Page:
Related News: Facebook threats case heard at Supreme Court

One new article link has been added to our Related News page. CNN published an article titled Facebook threats case heard at Supreme Court.

The U.S. Supreme Court considered Monday where to draw the line in protecting free speech on social media sites like Facebook.

The Court heard arguments in the case of a Pennsylvania man convicted of making threatening statements about his estranged wife and law enforcement officials.

Anthony Elonis claims he did not intend to frighten anyone, that instead his writings were “therapeutic” and helped him deal with the sadness of his broken marriage.

Source: CNN

Related News: Supreme Court: Warrant needed for phone search

One new article link has been added to our Related News page. The Andalusia Star News published an article titled Supreme Court: Warrant needed for phone search.

The debate over whether or not police should be allowed to search the cell phones of people they arrest without first obtaining a warrant came to a close Wednesday when the United States Supreme Court ruled in favor of privacy.

In the unanimous decision, the Supreme Court ruled police must indeed obtain warrants before searching the digital content of phones taken from suspects placed under arrest. The decision comes after the court heard two cases in which a suspect’s phone was searched, and delivered one ruling for both. Chief Justice John G. Roberts Jr. said the ruling is significant because of the sheer number of cell phones in use today.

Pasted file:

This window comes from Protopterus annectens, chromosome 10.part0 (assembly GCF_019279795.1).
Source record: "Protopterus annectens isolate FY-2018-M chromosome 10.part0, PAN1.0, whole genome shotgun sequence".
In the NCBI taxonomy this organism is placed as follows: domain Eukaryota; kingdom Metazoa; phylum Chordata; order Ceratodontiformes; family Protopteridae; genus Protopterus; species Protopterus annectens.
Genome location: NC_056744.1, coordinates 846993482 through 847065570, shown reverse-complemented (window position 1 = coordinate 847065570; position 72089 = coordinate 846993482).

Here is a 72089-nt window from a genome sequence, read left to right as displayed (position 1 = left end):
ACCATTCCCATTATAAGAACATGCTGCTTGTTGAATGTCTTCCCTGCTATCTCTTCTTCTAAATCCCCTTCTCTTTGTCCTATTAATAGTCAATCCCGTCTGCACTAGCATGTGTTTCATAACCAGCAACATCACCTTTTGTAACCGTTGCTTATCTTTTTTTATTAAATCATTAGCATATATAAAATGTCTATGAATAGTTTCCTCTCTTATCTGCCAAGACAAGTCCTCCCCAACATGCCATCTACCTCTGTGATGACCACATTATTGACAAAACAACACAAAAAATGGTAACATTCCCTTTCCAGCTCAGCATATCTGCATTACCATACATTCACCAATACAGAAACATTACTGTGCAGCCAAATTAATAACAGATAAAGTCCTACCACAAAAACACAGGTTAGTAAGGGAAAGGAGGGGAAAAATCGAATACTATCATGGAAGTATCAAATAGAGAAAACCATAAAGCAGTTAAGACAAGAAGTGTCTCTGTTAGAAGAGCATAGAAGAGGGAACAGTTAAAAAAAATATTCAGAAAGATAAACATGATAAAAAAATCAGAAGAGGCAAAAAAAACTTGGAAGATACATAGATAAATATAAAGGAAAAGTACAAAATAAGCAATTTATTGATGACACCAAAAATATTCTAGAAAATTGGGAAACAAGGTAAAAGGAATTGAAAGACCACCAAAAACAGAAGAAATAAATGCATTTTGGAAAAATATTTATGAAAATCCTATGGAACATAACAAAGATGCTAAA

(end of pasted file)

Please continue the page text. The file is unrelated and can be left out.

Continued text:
“These cases require us to decide how the search incident to arrest doctrine applies to modern cell phones, which are now such a pervasive and insistent part of daily life that the proverbial visitor from Mars might conclude they were an important feature of human anatomy,” Roberts wrote.

Source: Andalusia Star News

Related News: Online child porn victims lose at Supreme Court

One new article link has been added to our Related News page. Ars Technica published an article titled Online child porn victims lose at Supreme Court.

A deeply divided Supreme Court set limits Wednesday to how much monetary compensation child victims of online pornography may reap from those who viewed their images.

The 5-4 decision set aside a $3.4 million judgement awarded to a woman whose pictures of her being raped as a child were widely circulated online.

The court ruled that Doyle Randall Paroline, a Texas man who was prosecuted in the case, does not have to pay that large sum, which is the total amount of damages the victim’s lawyers say she deserved.

Source: Ars Technica